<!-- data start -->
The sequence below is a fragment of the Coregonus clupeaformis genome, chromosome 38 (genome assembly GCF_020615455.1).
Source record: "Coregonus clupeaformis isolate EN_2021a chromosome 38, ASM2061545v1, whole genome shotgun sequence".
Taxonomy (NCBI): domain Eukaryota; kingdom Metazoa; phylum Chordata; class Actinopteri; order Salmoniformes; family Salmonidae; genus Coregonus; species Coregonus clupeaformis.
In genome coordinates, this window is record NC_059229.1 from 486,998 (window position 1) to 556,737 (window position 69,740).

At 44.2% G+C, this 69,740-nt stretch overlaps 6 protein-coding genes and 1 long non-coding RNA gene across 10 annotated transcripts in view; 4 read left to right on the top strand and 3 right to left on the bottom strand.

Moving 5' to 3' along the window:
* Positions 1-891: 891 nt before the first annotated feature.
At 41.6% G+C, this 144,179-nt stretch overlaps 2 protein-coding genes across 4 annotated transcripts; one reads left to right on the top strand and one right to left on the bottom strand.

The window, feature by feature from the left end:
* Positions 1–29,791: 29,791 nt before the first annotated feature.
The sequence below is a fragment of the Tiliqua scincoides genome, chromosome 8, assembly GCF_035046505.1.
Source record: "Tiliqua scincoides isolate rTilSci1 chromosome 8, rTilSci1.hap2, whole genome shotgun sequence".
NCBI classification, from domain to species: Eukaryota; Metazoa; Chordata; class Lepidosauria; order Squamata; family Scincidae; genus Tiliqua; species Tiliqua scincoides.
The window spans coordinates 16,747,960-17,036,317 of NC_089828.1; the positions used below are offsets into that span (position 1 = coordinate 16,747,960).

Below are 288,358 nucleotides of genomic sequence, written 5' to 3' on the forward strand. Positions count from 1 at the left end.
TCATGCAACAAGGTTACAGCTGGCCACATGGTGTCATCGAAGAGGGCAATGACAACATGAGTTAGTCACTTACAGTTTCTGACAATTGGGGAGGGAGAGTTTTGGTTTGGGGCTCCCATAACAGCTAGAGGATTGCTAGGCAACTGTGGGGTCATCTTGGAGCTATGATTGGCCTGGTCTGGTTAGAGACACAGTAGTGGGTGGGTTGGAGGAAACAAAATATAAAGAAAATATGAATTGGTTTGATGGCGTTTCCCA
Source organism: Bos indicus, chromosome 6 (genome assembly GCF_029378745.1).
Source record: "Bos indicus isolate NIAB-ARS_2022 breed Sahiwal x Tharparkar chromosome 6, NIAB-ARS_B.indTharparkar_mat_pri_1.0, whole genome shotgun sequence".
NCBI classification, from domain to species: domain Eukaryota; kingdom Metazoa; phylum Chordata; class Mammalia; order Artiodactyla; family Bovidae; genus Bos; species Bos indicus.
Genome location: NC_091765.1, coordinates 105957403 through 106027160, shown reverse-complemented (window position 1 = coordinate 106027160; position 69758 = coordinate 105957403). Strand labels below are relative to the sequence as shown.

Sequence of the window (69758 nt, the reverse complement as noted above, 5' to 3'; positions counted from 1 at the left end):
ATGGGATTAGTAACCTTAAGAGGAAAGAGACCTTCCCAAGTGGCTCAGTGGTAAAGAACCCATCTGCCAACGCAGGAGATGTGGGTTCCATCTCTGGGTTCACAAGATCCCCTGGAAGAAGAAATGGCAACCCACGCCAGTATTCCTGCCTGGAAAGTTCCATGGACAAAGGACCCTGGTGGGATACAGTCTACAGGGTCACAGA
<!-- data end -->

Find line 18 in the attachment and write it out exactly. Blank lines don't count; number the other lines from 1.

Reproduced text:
Source record: "Bos indicus isolate NIAB-ARS_2022 breed Sahiwal x Tharparkar chromosome 6, NIAB-ARS_B.indTharparkar_mat_pri_1.0, whole genome shotgun sequence".